Like so many in our community, I was devastated last October upon learning that Mayor Bob Rosencrans of Moraine had been tragically taken from us during a traffic accident near US-35. In the weeks that followed, we learned that the driver who struck Mayor Rosencrans' vehicle had done so under a suspended license. In fact, this individual had received 17 driving violations since 2003, including 14 active suspensions and three failures to reinstate. Quite frankly, I was appalled by the circumstances surrounding this event and began contemplating ways in which similar tragedies can be avoided. With the cooperation of the Ohio Department of Public Safety (ODPS) and the Ohio Bureau of Motor Vehicles (BMV), we formed the Suspended and Revoked License Working Group which met this past summer. Composed of representatives from state and local agencies as well as the private sector, our goal was to identify ways to reduce non-driving license suspensions in Ohio so that law enforcement could focus on dealing with dangerous drivers and repeat offenders. Ohio drivers are currently subject to 46 possible conditions for having a license suspended, with 18 such conditions being deemed as "non-driving." The Working Group succeeded in identifying several areas of reform that can be accomplished through minor changes in law and policy, and it is my hope that action will be taken in the near future. However, our work identified an additional license-related problem that has been plaguing Ohio in recent years. In Ohio, people who are proven to be delinquent in meeting their child support obligations are often times punished through a suspension of driving privileges. While I agree whole-heartedly that those who neglect their financial and parental responsibilities should be subject to disciplinary action, I also recognize that a full suspension of one's license inhibits their ability to secure and maintain employment. Therefore, it is unlikely that offenders will ever be able to make good on their support obligations. In recent weeks, I have expressed interest in allowing some of these suspended drivers to receive work privileges so that they can make good on their financial obligations as mothers and fathers. In no way do I feel that such a move would be soft on crime, nor do I believe it will be letting offenders off the hook. Rather, I am certain that such changes would encourage a renewed accountability on behalf of those who are required to provide support, while also easing an unnecessary burden on state and local law enforcement so that we can get back to making our roads as safe as possible. I look forward to continuing this discussion in the future and hearing the ideas of all parties.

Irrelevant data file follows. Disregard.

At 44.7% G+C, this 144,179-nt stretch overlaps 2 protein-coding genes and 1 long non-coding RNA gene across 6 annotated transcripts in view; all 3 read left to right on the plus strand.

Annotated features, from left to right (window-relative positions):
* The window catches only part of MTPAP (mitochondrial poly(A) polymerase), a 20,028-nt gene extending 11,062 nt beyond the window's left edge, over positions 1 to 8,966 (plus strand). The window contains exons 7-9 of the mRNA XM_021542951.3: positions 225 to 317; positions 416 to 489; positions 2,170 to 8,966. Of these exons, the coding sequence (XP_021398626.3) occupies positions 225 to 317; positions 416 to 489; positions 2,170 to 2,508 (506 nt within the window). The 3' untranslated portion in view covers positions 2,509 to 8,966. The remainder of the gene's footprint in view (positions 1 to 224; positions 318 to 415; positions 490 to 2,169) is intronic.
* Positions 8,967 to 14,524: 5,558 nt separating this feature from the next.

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PHOTO: Lehner Honored As Capital Caregiver 2017


COLUMBUS - State Senator Peggy Lehner (R-Kettering) today received the Capital Caregiver 2017 award from AARP, a leading advocate for aging Ohioans. Lehner received the award as a result of her work on Senate Bill 314 (131st GA), also known as the Ohio Caregiving Act.


Chairwoman Lehner Concludes Hearings On Alianna Alert, Unanimously Passes Out Of Education Committee


COLUMBUS - State Senator Peggy Lehner (R-Kettering), Chairwoman of the Senate Education Committee, this week announced the committee passage of Substitute Senate Bill 82, which requires each public school to place a telephone call within 120 minutes of the start of the school day to a parent whose child is absent without legitimate excuse.


Lehner Announces Capital Bill To Invest $2.62 Billion In Local Communities, Highlights Montgomery County


COLUMBUS—State Senator Peggy Lehner (R-Kettering) announced the introduction of the state's Capital Budget, a $2.62 billion investment in Ohio's infrastructure and local community projects. 


Lehner Announces Opportunity For Young Professionals Interested In State Government


"Legislative fellows are given a unique opportunity to work side by side with legislators, policy stakeholders and other influential state leaders," said Lehner. "This is an invaluable experience, and for many fellows it opens the door to a lifelong career in public service."